MORAGA -- The Via Moraga housing development, a proposed 18-unit housing project off Moraga Road near Rheem Boulevard, continues to inch forward in the planning process.

The two-acre former bowling alley site is square and has no drainage issues, making it an ideal infill site for residential development, said consulting planner Bob Pendoley.

"There's access to BART via bus, retail services and medical services available nearby," he said.

The property, currently empty and covered in asphalt, is designated "Rheem Park Specific Plan Area" and subject to limited commercial zoning status. Signature Homes has applied for an amendment to the town's General Plan that would remove the land parcel from the Specific Plan Area and give it a "medium density residential" designation.

Since May 2012, Signature Homes has reduced the total number of units from 26 to 20, and then to 18; changed the design from a single-entrance road to a two-entrance, internal loop street design; added family-friendly, pedestrian and green-space features; and made substantial alterations to address the town's parking, emergency access and aesthetic issues.

A revised model, presented to the commission in October and December 2012, was further updated and finalized in May.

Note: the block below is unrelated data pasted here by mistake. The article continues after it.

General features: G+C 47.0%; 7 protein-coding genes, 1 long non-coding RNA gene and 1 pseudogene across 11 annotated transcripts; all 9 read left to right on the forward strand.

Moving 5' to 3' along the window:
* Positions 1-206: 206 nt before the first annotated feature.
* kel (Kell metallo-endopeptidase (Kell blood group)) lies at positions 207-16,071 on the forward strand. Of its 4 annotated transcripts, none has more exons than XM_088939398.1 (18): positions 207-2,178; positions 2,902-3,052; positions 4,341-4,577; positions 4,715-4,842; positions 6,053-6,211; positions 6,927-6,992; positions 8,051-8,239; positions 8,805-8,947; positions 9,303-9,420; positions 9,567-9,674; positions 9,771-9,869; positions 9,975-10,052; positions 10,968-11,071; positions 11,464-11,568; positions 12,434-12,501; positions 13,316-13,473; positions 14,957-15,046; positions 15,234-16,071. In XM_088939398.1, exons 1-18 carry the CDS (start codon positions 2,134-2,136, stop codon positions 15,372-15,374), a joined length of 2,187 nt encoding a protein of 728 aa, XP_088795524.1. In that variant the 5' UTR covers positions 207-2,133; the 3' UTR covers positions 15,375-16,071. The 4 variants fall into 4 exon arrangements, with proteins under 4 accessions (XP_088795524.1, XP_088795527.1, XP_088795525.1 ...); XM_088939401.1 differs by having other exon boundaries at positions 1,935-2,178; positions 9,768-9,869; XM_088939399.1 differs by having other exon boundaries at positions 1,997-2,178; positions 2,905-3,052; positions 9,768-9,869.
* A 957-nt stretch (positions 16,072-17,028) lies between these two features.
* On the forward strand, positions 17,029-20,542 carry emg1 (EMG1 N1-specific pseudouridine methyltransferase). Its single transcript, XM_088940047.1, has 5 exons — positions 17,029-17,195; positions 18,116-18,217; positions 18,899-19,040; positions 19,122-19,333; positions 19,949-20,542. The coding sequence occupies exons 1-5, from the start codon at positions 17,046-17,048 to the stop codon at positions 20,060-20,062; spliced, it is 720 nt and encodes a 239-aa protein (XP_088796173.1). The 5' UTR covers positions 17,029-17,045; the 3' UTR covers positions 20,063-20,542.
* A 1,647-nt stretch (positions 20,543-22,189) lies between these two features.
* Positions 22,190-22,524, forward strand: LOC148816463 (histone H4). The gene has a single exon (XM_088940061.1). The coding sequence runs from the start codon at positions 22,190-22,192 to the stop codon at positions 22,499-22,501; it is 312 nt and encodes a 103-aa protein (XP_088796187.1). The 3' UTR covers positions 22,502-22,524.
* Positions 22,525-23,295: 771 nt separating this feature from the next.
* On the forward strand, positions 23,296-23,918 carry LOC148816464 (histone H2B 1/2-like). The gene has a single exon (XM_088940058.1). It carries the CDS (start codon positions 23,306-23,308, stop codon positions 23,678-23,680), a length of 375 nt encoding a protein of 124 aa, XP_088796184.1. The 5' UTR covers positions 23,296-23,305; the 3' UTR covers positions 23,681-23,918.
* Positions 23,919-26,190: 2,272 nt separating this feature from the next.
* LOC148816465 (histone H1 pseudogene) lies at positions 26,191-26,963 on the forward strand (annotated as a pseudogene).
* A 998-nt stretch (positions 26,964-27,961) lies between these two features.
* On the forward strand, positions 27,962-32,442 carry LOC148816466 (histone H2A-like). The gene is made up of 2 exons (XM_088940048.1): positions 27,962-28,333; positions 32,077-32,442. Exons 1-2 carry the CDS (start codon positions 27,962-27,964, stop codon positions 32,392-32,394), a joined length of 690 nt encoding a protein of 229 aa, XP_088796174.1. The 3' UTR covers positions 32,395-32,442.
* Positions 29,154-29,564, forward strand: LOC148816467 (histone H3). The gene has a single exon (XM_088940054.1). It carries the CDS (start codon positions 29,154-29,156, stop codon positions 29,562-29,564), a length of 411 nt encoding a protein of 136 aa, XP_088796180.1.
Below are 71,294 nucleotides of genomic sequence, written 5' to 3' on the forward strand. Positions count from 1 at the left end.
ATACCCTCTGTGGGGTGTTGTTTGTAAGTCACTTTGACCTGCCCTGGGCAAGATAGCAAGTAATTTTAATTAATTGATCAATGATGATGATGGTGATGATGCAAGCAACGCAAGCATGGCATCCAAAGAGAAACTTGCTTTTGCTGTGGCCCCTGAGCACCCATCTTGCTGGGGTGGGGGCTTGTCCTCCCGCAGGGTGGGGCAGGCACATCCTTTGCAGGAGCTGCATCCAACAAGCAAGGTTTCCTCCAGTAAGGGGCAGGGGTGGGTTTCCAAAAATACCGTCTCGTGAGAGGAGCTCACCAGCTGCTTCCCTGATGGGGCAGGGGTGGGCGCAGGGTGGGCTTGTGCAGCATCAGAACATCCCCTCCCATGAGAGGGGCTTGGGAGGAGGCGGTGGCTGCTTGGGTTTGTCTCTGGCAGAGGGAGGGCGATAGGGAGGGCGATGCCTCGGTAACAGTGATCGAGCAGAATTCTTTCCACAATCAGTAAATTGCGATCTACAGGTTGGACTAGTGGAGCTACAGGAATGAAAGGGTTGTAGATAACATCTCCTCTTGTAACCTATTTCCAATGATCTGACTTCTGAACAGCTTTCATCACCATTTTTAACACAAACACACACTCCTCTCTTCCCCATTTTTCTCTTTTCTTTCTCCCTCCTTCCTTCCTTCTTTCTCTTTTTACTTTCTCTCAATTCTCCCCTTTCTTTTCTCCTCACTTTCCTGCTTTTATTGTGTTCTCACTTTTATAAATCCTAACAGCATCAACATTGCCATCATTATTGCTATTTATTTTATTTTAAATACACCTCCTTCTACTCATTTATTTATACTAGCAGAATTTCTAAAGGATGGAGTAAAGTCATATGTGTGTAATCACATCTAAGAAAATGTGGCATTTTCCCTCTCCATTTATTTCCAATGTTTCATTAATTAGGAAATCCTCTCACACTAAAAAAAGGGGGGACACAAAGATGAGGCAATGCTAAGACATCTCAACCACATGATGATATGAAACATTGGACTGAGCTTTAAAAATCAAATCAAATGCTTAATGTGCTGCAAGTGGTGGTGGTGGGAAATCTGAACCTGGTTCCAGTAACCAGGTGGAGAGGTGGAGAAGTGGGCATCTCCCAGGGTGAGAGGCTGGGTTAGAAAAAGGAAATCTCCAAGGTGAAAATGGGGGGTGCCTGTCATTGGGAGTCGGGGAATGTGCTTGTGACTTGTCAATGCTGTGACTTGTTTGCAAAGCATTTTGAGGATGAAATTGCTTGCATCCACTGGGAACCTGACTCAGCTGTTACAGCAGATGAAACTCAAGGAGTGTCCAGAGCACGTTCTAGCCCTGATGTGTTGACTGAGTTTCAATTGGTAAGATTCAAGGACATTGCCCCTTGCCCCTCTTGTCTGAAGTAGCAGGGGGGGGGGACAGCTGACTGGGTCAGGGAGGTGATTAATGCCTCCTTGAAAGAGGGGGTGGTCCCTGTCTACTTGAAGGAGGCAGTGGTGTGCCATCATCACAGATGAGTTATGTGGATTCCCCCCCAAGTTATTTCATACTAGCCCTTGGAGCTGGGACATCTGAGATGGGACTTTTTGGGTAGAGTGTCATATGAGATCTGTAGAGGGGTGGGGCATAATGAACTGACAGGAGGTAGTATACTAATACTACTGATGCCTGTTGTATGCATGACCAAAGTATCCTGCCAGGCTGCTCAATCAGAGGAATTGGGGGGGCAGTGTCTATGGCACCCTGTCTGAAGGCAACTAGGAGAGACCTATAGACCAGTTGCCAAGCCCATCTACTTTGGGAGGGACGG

At a special Planning Commission meeting at the Moraga Library Tuesday night, Signature Properties Project Manager Tom Quaglia said the revisions meant they had ended up with "a much better project," and that the detached single-family homes would bring pride of ownership to "a village within a village."


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"We've worked diligently with the staff and we're here to bring you up to speed and ask for your blessings to continue," Quaglia said.

While clearly supportive of the project, continued concerns over parking and the need for a potential crosswalk to the Rheem Park Shopping center dominated the study session. While several commissioners liked the "softening effect" created by modifications to the width of the internal street and increased, frontal green space landscaping, others questioned the adequacy of the parking and open spaces.

"It's still two rows of house and cars," Commissioner Stacia Levenfeld said, after a lengthy discussion of whether the homeowner's association would be able to enforce a "park in your garage" mandate. Jim Kline and Chairman Frank Comprelli suggested additional attention be paid to the parking, the crosswalk and play space for children in the young families they expect will be the developer's targeted buyers.

Quaglia said the commission's concerns were "duly noted" and, reminding them there are compromises in any medium density project, promised to continue working with staff and town agencies to finalize the application and prepare for public hearings and next steps in the process.

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